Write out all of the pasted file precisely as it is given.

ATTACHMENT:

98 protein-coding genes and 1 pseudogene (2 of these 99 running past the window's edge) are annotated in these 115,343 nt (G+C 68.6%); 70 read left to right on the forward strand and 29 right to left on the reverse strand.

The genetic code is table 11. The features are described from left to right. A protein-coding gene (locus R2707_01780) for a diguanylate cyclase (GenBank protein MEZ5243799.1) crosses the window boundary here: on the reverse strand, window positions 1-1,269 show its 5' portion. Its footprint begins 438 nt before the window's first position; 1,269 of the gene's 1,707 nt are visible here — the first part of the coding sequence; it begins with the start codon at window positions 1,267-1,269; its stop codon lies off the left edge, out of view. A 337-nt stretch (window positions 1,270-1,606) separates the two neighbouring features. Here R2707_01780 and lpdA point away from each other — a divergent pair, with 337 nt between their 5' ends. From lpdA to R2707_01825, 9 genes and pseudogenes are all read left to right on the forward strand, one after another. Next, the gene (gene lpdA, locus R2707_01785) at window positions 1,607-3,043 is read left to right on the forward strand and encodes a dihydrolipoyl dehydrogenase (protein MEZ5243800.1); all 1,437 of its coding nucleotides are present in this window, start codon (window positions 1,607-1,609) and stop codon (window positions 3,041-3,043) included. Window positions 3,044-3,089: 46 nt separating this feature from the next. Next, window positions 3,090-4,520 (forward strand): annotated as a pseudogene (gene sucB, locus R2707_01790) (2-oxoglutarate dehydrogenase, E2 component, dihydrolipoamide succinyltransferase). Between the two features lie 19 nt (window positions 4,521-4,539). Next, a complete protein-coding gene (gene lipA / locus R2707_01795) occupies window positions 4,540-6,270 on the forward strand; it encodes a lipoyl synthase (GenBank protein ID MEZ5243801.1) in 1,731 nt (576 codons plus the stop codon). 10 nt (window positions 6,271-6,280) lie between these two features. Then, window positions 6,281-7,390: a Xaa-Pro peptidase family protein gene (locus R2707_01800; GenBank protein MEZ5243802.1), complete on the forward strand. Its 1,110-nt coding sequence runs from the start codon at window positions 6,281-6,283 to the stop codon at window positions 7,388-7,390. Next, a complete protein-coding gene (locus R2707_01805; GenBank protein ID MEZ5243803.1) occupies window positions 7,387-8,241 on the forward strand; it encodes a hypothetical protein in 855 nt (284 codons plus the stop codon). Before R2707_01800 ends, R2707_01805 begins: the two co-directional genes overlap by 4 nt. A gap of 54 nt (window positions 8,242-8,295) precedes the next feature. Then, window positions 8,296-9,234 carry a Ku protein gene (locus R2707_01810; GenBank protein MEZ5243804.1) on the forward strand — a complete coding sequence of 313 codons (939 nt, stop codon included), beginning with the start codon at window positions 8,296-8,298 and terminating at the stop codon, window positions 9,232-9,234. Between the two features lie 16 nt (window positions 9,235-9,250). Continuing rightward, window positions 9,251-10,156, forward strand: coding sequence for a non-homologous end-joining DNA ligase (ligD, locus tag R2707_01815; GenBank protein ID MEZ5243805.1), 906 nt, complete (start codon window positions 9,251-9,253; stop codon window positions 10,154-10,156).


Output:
98 protein-coding genes and 1 pseudogene (2 of these 99 running past the window's edge) are annotated in these 115,343 nt (G+C 68.6%); 70 read left to right on the forward strand and 29 right to left on the reverse strand.

The genetic code is table 11. The features are described from left to right. A protein-coding gene (locus R2707_01780) for a diguanylate cyclase (GenBank protein MEZ5243799.1) crosses the window boundary here: on the reverse strand, window positions 1-1,269 show its 5' portion. Its footprint begins 438 nt before the window's first position; 1,269 of the gene's 1,707 nt are visible here — the first part of the coding sequence; it begins with the start codon at window positions 1,267-1,269; its stop codon lies off the left edge, out of view. A 337-nt stretch (window positions 1,270-1,606) separates the two neighbouring features. Here R2707_01780 and lpdA point away from each other — a divergent pair, with 337 nt between their 5' ends. From lpdA to R2707_01825, 9 genes and pseudogenes are all read left to right on the forward strand, one after another. Next, the gene (gene lpdA, locus R2707_01785) at window positions 1,607-3,043 is read left to right on the forward strand and encodes a dihydrolipoyl dehydrogenase (protein MEZ5243800.1); all 1,437 of its coding nucleotides are present in this window, start codon (window positions 1,607-1,609) and stop codon (window positions 3,041-3,043) included. Window positions 3,044-3,089: 46 nt separating this feature from the next. Next, window positions 3,090-4,520 (forward strand): annotated as a pseudogene (gene sucB, locus R2707_01790) (2-oxoglutarate dehydrogenase, E2 component, dihydrolipoamide succinyltransferase). Between the two features lie 19 nt (window positions 4,521-4,539). Next, a complete protein-coding gene (gene lipA / locus R2707_01795) occupies window positions 4,540-6,270 on the forward strand; it encodes a lipoyl synthase (GenBank protein ID MEZ5243801.1) in 1,731 nt (576 codons plus the stop codon). 10 nt (window positions 6,271-6,280) lie between these two features. Then, window positions 6,281-7,390: a Xaa-Pro peptidase family protein gene (locus R2707_01800; GenBank protein MEZ5243802.1), complete on the forward strand. Its 1,110-nt coding sequence runs from the start codon at window positions 6,281-6,283 to the stop codon at window positions 7,388-7,390. Next, a complete protein-coding gene (locus R2707_01805; GenBank protein ID MEZ5243803.1) occupies window positions 7,387-8,241 on the forward strand; it encodes a hypothetical protein in 855 nt (284 codons plus the stop codon). Before R2707_01800 ends, R2707_01805 begins: the two co-directional genes overlap by 4 nt. A gap of 54 nt (window positions 8,242-8,295) precedes the next feature. Then, window positions 8,296-9,234 carry a Ku protein gene (locus R2707_01810; GenBank protein MEZ5243804.1) on the forward strand — a complete coding sequence of 313 codons (939 nt, stop codon included), beginning with the start codon at window positions 8,296-8,298 and terminating at the stop codon, window positions 9,232-9,234. Between the two features lie 16 nt (window positions 9,235-9,250). Continuing rightward, window positions 9,251-10,156, forward strand: coding sequence for a non-homologous end-joining DNA ligase (ligD, locus tag R2707_01815; GenBank protein ID MEZ5243805.1), 906 nt, complete (start codon window positions 9,251-9,253; stop codon window positions 10,154-10,156).